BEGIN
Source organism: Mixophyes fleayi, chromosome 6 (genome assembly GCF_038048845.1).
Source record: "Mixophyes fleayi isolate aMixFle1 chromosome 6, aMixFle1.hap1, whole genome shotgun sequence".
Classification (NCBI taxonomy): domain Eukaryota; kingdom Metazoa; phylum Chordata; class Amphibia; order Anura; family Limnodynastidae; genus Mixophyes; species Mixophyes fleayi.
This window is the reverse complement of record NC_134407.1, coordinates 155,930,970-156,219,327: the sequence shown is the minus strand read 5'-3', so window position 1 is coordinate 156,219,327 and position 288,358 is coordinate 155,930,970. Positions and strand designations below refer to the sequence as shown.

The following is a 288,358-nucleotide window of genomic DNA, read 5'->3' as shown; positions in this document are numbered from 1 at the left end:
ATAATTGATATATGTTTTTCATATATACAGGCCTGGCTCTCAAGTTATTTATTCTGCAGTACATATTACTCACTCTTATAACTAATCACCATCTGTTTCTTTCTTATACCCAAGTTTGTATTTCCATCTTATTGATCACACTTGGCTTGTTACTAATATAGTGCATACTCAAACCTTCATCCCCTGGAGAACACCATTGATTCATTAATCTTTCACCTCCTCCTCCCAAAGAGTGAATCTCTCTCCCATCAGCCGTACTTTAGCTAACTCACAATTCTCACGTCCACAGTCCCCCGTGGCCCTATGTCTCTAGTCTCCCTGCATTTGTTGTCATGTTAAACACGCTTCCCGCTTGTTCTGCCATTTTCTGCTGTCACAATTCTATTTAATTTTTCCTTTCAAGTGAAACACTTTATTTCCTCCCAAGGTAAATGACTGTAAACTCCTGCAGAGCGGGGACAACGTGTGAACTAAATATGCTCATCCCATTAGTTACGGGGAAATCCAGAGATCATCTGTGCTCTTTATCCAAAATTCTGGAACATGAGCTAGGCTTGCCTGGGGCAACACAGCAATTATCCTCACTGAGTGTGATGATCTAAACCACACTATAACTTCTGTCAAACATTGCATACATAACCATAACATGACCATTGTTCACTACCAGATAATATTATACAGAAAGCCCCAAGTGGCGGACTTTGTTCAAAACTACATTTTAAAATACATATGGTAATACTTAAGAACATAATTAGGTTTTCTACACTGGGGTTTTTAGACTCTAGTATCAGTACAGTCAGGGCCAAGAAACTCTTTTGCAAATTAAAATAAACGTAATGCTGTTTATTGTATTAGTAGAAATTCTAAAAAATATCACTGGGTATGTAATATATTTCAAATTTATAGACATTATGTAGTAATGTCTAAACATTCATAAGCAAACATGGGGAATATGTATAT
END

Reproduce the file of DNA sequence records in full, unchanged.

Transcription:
Source organism: Mixophyes fleayi, chromosome 6 (genome assembly GCF_038048845.1).
Source record: "Mixophyes fleayi isolate aMixFle1 chromosome 6, aMixFle1.hap1, whole genome shotgun sequence".
Classification (NCBI taxonomy): domain Eukaryota; kingdom Metazoa; phylum Chordata; class Amphibia; order Anura; family Limnodynastidae; genus Mixophyes; species Mixophyes fleayi.
This window is the reverse complement of record NC_134407.1, coordinates 155,930,970-156,219,327: the sequence shown is the minus strand read 5'-3', so window position 1 is coordinate 156,219,327 and position 288,358 is coordinate 155,930,970. Positions and strand designations below refer to the sequence as shown.

The following is a 288,358-nucleotide window of genomic DNA, read 5'->3' as shown; positions in this document are numbered from 1 at the left end:
ATAATTGATATATGTTTTTCATATATACAGGCCTGGCTCTCAAGTTATTTATTCTGCAGTACATATTACTCACTCTTATAACTAATCACCATCTGTTTCTTTCTTATACCCAAGTTTGTATTTCCATCTTATTGATCACACTTGGCTTGTTACTAATATAGTGCATACTCAAACCTTCATCCCCTGGAGAACACCATTGATTCATTAATCTTTCACCTCCTCCTCCCAAAGAGTGAATCTCTCTCCCATCAGCCGTACTTTAGCTAACTCACAATTCTCACGTCCACAGTCCCCCGTGGCCCTATGTCTCTAGTCTCCCTGCATTTGTTGTCATGTTAAACACGCTTCCCGCTTGTTCTGCCATTTTCTGCTGTCACAATTCTATTTAATTTTTCCTTTCAAGTGAAACACTTTATTTCCTCCCAAGGTAAATGACTGTAAACTCCTGCAGAGCGGGGACAACGTGTGAACTAAATATGCTCATCCCATTAGTTACGGGGAAATCCAGAGATCATCTGTGCTCTTTATCCAAAATTCTGGAACATGAGCTAGGCTTGCCTGGGGCAACACAGCAATTATCCTCACTGAGTGTGATGATCTAAACCACACTATAACTTCTGTCAAACATTGCATACATAACCATAACATGACCATTGTTCACTACCAGATAATATTATACAGAAAGCCCCAAGTGGCGGACTTTGTTCAAAACTACATTTTAAAATACATATGGTAATACTTAAGAACATAATTAGGTTTTCTACACTGGGGTTTTTAGACTCTAGTATCAGTACAGTCAGGGCCAAGAAACTCTTTTGCAAATTAAAATAAACGTAATGCTGTTTATTGTATTAGTAGAAATTCTAAAAAATATCACTGGGTATGTAATATATTTCAAATTTATAGACATTATGTAGTAATGTCTAAACATTCATAAGCAAACATGGGGAATATGTATAT